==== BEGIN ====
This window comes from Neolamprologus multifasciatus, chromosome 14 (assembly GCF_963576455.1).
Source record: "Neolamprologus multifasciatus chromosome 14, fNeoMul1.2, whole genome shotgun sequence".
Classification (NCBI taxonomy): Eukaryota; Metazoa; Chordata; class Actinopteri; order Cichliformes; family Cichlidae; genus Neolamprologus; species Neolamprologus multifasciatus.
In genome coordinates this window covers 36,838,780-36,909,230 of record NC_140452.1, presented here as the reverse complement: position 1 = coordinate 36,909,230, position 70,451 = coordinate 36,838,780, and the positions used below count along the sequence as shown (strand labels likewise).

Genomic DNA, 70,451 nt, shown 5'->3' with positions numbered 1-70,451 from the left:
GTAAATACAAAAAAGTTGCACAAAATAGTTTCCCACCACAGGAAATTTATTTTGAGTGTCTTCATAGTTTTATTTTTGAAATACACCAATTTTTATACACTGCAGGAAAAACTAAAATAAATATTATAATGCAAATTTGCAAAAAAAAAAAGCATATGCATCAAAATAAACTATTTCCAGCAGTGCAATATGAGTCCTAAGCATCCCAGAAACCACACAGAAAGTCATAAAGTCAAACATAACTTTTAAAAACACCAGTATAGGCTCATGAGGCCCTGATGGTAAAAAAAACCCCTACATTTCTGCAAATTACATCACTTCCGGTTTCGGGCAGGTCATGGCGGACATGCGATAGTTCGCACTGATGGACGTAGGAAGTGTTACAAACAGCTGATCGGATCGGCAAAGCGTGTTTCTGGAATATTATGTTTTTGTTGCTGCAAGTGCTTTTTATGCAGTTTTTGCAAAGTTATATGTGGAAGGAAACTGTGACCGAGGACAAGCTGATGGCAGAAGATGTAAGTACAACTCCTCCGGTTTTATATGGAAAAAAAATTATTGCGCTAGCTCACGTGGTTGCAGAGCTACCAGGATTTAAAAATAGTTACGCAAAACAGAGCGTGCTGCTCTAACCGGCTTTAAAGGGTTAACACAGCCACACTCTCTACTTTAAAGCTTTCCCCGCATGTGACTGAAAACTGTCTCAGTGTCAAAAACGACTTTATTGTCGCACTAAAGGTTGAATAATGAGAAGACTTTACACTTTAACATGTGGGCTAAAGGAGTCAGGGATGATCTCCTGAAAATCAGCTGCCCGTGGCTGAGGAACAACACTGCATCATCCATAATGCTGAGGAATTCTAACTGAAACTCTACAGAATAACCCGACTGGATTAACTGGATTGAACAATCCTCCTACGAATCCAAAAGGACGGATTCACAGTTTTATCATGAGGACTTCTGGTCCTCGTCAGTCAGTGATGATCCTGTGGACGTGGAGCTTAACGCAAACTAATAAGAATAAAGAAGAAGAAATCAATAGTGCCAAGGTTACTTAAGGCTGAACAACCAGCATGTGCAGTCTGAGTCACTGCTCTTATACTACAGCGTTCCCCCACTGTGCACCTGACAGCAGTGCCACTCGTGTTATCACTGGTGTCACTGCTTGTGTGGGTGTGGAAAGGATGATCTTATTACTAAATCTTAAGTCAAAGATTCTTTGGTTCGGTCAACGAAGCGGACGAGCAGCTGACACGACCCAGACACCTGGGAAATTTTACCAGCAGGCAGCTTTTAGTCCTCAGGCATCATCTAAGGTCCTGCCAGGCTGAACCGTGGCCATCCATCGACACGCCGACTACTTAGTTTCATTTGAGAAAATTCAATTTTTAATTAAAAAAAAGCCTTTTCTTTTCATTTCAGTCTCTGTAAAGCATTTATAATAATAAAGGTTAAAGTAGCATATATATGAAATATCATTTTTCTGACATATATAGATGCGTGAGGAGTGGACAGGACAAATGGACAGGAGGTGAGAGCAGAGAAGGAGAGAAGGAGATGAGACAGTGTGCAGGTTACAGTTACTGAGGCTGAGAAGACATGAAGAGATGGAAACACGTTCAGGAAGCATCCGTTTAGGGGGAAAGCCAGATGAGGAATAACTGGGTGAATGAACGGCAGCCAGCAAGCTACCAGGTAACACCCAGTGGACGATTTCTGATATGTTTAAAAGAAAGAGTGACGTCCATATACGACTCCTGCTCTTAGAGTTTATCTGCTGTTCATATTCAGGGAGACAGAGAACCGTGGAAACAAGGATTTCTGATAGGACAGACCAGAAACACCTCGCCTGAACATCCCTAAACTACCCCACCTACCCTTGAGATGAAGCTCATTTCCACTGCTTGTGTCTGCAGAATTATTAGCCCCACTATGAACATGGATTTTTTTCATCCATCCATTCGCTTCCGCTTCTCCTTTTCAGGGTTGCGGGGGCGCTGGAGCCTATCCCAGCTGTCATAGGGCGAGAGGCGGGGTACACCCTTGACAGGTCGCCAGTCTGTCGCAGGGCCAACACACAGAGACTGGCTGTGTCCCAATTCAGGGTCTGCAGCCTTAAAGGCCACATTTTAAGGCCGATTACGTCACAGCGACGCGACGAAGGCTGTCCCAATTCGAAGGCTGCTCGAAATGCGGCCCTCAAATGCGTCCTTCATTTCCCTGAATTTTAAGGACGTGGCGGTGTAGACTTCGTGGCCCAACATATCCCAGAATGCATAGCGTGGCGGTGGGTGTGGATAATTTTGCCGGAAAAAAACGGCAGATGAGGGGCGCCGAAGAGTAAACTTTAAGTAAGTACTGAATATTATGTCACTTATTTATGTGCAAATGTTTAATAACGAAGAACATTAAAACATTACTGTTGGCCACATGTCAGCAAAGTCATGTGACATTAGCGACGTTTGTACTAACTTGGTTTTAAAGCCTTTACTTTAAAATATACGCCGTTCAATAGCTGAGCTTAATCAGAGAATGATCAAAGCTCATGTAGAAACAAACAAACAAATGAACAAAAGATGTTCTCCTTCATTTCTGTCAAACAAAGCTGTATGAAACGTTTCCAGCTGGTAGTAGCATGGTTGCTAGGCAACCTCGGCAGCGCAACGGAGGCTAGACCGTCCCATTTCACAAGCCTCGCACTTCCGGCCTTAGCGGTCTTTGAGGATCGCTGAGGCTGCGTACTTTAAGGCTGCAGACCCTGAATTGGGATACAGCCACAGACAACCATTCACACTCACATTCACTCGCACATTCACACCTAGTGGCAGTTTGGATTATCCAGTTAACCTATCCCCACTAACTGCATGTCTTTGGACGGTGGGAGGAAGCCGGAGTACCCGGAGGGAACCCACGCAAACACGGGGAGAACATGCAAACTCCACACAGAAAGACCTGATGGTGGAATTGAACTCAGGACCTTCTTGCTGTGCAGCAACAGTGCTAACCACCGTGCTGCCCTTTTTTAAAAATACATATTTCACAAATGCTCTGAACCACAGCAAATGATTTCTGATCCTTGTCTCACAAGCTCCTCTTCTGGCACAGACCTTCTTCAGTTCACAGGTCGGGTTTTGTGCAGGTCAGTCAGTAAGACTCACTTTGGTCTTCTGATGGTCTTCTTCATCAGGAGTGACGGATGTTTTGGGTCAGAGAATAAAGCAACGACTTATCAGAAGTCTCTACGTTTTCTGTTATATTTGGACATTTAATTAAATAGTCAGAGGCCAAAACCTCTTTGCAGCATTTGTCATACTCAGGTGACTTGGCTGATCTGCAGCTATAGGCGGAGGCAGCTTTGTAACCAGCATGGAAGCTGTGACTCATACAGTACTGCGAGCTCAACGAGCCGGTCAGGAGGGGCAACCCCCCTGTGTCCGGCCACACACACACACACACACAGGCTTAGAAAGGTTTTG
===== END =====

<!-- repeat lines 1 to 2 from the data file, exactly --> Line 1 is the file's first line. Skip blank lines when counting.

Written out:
This window comes from Neolamprologus multifasciatus, chromosome 14 (assembly GCF_963576455.1).
Source record: "Neolamprologus multifasciatus chromosome 14, fNeoMul1.2, whole genome shotgun sequence".